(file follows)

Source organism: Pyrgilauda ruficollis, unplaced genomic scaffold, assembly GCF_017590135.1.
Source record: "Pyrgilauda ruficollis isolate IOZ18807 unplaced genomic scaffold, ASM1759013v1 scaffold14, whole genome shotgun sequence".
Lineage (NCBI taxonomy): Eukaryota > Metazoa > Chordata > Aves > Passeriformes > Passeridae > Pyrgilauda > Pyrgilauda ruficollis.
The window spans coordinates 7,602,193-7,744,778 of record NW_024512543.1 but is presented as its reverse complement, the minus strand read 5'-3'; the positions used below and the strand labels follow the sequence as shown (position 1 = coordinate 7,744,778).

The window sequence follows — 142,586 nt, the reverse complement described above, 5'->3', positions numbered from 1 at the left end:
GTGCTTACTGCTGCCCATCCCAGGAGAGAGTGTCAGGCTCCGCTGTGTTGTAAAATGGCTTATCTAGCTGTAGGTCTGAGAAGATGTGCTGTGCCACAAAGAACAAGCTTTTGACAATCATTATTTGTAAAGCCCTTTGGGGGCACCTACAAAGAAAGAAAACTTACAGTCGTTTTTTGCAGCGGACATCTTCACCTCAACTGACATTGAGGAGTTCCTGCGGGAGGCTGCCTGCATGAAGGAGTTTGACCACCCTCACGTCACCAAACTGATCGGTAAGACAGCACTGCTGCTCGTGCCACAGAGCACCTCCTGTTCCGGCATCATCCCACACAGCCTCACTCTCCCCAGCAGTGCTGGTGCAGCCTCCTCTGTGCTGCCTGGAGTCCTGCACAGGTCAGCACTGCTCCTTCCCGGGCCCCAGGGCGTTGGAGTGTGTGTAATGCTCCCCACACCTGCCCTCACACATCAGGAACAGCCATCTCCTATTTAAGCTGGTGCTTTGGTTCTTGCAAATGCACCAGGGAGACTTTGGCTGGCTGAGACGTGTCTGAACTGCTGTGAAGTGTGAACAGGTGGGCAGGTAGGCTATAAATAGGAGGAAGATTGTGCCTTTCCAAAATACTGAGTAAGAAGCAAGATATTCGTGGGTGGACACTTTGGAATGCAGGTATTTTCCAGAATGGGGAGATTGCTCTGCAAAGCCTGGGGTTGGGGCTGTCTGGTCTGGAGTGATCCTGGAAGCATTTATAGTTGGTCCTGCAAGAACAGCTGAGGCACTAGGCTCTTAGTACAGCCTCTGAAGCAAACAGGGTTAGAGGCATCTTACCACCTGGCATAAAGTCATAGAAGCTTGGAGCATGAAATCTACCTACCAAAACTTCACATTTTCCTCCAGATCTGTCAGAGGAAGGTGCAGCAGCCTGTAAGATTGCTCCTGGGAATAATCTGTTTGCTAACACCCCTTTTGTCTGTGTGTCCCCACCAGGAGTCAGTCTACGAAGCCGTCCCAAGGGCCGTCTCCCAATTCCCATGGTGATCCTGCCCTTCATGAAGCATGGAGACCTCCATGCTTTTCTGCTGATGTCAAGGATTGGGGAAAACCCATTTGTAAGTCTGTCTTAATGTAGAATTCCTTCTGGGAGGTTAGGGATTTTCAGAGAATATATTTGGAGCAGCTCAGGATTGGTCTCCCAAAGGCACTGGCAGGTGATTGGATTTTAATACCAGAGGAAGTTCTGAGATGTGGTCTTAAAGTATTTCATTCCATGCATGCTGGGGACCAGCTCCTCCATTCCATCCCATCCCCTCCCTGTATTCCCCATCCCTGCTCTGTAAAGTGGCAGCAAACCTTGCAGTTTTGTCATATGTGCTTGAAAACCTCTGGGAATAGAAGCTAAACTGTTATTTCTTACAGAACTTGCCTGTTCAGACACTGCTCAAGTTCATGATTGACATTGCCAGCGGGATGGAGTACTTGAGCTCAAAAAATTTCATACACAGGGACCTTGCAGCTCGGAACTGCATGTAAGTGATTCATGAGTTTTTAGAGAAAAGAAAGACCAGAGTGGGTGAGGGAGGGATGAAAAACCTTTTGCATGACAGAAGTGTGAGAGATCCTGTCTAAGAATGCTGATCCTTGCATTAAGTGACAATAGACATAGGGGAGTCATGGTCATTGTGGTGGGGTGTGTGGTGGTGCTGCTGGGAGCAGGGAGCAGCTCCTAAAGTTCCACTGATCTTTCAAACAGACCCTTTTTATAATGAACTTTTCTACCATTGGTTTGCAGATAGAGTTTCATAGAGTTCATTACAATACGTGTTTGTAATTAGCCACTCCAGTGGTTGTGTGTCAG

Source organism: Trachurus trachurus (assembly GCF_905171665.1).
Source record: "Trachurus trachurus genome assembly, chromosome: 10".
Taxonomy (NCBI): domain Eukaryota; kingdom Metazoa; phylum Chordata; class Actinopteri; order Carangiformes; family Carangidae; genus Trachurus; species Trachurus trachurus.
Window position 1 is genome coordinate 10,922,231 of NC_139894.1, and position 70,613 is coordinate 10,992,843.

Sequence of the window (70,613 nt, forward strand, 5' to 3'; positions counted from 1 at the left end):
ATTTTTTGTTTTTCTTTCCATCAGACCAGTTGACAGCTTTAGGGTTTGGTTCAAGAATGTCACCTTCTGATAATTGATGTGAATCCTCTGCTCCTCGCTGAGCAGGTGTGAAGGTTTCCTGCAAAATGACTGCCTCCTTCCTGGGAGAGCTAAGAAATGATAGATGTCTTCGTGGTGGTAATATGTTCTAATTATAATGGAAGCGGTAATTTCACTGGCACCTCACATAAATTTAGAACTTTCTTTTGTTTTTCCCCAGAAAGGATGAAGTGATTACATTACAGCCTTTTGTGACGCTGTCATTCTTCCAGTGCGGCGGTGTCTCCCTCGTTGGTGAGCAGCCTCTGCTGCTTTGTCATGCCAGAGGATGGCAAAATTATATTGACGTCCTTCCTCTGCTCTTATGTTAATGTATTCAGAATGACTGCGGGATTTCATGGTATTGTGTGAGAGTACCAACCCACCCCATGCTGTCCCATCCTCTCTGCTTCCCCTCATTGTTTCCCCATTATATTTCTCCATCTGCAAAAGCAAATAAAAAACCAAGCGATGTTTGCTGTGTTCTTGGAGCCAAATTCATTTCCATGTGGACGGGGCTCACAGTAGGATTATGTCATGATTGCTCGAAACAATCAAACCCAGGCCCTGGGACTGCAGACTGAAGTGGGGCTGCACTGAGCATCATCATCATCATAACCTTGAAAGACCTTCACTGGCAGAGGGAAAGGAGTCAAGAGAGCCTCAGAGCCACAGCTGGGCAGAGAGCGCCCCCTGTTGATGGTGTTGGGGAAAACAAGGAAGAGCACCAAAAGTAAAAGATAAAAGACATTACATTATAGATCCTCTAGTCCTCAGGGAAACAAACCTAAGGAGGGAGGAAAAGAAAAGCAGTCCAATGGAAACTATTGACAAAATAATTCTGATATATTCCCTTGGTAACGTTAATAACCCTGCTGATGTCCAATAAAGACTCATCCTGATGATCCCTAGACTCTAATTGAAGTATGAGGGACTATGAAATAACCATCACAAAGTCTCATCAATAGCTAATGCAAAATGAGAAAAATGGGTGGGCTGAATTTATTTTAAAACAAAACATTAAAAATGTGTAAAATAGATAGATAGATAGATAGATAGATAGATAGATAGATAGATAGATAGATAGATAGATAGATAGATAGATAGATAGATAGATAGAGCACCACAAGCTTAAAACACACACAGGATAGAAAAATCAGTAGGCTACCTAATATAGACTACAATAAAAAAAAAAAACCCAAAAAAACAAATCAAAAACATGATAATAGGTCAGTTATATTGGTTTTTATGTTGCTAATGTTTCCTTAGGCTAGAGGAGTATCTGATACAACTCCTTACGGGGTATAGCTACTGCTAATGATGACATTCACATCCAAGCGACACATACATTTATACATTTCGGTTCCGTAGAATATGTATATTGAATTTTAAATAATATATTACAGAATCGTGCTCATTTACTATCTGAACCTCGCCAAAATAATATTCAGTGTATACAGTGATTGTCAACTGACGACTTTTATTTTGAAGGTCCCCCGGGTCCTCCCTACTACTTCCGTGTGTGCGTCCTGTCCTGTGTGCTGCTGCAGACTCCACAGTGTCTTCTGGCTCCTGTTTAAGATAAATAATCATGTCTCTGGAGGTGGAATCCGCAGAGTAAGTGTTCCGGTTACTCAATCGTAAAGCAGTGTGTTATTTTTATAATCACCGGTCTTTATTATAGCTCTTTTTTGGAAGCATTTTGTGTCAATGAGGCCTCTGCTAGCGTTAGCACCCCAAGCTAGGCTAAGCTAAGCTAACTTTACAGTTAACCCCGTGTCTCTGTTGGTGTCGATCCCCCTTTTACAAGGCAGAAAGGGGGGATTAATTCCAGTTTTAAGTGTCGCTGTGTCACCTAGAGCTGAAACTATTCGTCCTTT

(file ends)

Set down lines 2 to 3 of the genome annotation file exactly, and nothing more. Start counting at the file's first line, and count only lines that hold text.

Source record: "Pyrgilauda ruficollis isolate IOZ18807 unplaced genomic scaffold, ASM1759013v1 scaffold14, whole genome shotgun sequence".
Lineage (NCBI taxonomy): Eukaryota > Metazoa > Chordata > Aves > Passeriformes > Passeridae > Pyrgilauda > Pyrgilauda ruficollis.